It’s clean, modern and has the clinical
“We have an intraoperative MRI for
brain tumour operations and we have a
very good spine unit,” Zubin Daruwalla,
vice president, marketing & business
development at the hospital, told Middle
East Health. He said the hospital is well
known for its paediatric heart surgery and
is considered a place of choice in India for
congenital heart disease treatment. “We
can operate on children as young as one
day old,” he emphasised.
The hospital is conveniently situated
near Mumbai’s Sahar International airport
and, for accompanying relatives, it is close
to beaches, parks and shopping malls.
The hospital’s International Patient
Services department is well established
and has a strong online presence.
Although the web has been used more for
facilitation purposes, Daruwalla explained
that this year they intended to embark on
a more active marketing strategy. “Up to
this point we have mostly relied on ‘wordof-
mouth’ and the web to attract foreign
patients,” he said.
Ambani Hospital International
In Delhi we visited Batra Hospital and
Medical Research Centre and spoke to
Sanoj Kumar, the deputy general manager
and Saba Zareen Khan, marketing co-ordinator.
They explained that they get around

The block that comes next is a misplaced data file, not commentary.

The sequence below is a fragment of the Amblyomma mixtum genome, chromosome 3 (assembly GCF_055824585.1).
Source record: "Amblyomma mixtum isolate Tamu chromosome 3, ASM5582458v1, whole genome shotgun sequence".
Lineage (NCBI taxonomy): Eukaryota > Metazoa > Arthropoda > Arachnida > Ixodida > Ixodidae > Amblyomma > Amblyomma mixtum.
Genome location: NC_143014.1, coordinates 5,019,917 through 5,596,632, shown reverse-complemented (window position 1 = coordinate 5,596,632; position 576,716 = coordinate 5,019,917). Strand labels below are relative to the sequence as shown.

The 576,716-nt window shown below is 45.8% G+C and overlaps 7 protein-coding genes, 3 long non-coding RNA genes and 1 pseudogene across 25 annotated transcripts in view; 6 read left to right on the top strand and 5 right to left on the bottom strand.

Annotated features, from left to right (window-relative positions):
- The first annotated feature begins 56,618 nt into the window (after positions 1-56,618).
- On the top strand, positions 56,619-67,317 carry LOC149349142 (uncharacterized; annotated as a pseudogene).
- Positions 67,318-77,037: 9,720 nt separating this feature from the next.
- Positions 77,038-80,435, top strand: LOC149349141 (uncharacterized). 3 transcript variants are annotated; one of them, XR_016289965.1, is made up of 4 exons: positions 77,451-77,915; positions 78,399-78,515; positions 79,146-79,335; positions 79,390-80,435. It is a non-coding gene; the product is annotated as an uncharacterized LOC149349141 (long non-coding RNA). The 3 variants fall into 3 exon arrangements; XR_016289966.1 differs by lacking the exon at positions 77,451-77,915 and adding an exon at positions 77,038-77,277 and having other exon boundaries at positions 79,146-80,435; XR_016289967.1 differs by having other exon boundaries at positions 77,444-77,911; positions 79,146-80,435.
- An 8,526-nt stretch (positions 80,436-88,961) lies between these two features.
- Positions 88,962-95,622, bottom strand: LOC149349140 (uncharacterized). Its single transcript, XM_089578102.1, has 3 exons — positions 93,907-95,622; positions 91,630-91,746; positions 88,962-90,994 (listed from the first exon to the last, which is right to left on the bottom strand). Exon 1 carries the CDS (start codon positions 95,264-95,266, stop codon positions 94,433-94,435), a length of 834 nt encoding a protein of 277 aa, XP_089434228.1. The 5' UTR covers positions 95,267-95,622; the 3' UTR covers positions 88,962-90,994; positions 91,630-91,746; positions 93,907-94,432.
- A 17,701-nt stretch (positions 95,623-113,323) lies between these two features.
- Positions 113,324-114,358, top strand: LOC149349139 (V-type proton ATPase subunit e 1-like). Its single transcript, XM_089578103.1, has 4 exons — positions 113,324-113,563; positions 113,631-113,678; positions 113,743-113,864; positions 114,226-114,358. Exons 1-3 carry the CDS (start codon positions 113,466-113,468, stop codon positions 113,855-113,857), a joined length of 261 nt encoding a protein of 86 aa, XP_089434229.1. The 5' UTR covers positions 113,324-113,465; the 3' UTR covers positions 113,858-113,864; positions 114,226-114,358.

1,000 foreign patients a year from Africa,
Afghanistan, Iraq and Iran as well as from
neighbouring countries like Nepal.
“The hospital opened in 1987, so it has
had time to establish its good reputation and is now well respected in India.
Awareness of the hospital is high,”
explained Kumar. He said foreign patients
mostly visited for cardiac surgery,
oncology, plastic surgery, dental procedures
The multi-specialty hospital has 495
beds, 14 operation theatres, 112 ICU beds,
24x7 emergency facilities, a full range of
state-of-the-art diagnostic laboratories and
comprehensive rehabilitation facilities.
The hospital has a well-established
International Patient Services department
which provides the complete ‘concierge’
service for foreign patients.
“We even have a guest house on the
grounds of the hospital for relatives
accompanying the patient,” said Kumar.
“We also provide a dedicated guest relations
officer to accompany and guide the
patient throughout their stay at the
The hospital has a strong presence on
the web and this serves as a key portal for
potential foreign patients to get in touch
with the hospital.
“For marketing we travel and provide
consultancy services overseas. We also